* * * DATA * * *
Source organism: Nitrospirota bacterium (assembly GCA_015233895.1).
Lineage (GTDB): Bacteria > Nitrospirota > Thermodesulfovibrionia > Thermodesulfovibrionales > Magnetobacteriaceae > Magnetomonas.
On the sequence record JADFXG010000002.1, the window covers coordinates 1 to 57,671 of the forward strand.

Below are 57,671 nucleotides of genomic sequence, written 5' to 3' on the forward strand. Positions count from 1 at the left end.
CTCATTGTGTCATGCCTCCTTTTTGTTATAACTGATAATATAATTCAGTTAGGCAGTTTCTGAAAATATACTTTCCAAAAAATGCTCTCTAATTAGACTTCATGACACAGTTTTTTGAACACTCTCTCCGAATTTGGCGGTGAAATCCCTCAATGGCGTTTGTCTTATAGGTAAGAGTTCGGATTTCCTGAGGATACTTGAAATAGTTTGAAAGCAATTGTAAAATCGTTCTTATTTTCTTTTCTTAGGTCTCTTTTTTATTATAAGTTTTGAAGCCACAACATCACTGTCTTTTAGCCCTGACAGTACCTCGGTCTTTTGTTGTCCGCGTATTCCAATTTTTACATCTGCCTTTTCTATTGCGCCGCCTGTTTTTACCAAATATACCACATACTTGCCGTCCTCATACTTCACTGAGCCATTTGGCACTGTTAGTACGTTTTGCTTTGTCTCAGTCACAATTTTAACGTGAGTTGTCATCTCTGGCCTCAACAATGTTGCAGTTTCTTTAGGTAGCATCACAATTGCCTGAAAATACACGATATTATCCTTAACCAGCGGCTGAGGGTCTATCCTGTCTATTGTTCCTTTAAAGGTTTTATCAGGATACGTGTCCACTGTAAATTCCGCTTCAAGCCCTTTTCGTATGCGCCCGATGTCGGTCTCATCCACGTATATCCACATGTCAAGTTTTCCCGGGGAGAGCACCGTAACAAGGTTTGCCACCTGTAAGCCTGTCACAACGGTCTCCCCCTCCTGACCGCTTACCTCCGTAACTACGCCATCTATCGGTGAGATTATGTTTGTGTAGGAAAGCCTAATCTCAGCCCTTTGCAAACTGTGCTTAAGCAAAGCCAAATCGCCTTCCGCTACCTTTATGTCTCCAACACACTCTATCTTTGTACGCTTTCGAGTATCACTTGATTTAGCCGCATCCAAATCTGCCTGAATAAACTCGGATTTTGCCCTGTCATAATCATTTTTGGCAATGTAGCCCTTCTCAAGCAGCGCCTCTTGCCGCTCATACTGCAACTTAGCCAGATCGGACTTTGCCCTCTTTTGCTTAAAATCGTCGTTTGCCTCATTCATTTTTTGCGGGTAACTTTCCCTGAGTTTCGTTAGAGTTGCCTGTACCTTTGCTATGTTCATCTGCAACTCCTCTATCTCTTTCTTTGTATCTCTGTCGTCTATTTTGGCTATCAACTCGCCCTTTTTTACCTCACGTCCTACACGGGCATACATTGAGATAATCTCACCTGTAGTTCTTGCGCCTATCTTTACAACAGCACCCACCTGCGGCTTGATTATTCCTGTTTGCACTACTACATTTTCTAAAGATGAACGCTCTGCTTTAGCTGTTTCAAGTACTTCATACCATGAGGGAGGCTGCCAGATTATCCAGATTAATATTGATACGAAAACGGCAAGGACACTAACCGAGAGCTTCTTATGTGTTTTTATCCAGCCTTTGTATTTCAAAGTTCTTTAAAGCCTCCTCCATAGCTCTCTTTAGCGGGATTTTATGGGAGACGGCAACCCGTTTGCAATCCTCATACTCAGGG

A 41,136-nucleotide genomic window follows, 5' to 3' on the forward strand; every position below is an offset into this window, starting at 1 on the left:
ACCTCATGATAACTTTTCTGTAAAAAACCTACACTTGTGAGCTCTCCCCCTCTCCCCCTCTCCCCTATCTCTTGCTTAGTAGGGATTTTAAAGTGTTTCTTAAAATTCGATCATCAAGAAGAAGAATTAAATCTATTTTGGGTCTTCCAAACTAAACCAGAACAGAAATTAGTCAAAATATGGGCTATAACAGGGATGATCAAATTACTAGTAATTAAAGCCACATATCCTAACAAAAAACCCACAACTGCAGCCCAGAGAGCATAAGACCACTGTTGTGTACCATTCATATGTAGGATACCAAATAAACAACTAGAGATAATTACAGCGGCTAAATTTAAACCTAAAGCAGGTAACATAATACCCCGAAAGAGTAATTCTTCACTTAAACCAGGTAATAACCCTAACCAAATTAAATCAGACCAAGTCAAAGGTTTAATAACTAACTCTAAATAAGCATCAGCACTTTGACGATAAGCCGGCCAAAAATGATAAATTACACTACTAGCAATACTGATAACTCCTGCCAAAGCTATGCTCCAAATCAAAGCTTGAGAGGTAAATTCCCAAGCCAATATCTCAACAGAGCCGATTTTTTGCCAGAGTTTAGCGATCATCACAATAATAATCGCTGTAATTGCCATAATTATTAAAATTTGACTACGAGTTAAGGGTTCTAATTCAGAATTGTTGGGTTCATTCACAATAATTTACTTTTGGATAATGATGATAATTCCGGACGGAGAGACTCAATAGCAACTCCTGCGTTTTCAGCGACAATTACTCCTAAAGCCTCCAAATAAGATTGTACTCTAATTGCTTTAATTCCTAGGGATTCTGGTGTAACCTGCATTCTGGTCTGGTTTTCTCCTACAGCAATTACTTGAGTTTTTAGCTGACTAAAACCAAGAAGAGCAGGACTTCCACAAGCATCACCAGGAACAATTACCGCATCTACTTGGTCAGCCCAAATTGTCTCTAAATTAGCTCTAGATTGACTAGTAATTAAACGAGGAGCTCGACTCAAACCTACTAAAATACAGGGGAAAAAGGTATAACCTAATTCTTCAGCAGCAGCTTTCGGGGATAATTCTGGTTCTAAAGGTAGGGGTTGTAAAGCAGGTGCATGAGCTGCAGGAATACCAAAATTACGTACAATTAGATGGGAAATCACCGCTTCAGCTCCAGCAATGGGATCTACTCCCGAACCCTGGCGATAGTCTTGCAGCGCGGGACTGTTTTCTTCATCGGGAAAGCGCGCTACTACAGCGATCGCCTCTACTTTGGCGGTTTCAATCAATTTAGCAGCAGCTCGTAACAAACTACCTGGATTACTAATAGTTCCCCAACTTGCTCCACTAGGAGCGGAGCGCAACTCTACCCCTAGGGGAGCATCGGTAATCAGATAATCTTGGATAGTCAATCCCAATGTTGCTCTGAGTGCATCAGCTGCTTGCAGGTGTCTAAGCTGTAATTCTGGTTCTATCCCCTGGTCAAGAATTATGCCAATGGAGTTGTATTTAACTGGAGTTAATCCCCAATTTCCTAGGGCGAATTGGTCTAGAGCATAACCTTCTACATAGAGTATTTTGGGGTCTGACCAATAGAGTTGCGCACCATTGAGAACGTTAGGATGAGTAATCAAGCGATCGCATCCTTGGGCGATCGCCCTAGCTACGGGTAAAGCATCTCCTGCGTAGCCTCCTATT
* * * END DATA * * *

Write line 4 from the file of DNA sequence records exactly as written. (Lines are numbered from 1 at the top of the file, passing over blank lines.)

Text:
Below are 57,671 nucleotides of genomic sequence, written 5' to 3' on the forward strand. Positions count from 1 at the left end.